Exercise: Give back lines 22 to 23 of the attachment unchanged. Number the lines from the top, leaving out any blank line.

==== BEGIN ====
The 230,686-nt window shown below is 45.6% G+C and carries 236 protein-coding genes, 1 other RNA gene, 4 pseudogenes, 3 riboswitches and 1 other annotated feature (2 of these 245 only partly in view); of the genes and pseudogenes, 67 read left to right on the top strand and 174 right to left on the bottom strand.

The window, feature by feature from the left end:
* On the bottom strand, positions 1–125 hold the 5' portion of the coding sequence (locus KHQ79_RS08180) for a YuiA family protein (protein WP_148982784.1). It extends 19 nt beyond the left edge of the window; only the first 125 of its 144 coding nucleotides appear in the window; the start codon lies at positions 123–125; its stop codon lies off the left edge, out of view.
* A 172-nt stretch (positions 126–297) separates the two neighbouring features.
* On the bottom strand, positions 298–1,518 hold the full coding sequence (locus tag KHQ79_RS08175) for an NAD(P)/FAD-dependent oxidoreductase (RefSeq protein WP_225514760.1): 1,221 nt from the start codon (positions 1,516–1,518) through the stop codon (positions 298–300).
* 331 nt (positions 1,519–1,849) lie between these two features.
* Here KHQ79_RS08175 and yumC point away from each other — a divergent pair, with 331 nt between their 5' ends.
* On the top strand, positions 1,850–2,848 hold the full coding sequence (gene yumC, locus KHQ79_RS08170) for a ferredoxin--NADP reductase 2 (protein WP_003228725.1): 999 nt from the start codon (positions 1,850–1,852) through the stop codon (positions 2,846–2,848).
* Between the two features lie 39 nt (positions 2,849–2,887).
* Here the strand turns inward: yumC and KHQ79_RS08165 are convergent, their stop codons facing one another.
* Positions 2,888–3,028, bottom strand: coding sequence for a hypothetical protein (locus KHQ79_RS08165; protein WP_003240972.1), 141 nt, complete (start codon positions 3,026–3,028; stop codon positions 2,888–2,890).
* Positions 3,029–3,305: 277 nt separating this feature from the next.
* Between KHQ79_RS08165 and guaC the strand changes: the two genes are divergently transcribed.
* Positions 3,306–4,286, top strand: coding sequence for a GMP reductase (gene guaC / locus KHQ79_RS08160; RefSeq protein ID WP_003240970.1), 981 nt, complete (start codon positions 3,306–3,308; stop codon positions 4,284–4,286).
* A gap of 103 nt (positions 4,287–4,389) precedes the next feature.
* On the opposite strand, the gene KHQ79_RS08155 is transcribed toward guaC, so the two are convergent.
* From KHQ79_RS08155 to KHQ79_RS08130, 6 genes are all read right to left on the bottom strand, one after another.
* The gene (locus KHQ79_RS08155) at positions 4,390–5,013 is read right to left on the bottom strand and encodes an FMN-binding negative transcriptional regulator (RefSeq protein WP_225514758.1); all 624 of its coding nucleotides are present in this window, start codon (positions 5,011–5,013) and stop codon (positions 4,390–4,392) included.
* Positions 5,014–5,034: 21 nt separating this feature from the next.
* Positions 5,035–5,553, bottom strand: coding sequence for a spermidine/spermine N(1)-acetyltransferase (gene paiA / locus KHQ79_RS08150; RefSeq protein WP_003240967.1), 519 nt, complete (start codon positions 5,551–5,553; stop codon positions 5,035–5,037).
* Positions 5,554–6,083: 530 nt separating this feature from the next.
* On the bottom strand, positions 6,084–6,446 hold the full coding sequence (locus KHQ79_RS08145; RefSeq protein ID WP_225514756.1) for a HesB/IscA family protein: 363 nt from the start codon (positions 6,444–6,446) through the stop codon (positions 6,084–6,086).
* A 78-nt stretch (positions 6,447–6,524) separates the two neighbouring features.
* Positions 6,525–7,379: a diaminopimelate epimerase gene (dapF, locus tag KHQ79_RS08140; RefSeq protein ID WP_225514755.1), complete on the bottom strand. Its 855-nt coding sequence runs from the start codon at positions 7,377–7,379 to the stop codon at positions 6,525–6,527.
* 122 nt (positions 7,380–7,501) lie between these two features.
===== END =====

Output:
* On the bottom strand, positions 6,084–6,446 hold the full coding sequence (locus KHQ79_RS08145; RefSeq protein ID WP_225514756.1) for a HesB/IscA family protein: 363 nt from the start codon (positions 6,444–6,446) through the stop codon (positions 6,084–6,086).
* A 78-nt stretch (positions 6,447–6,524) separates the two neighbouring features.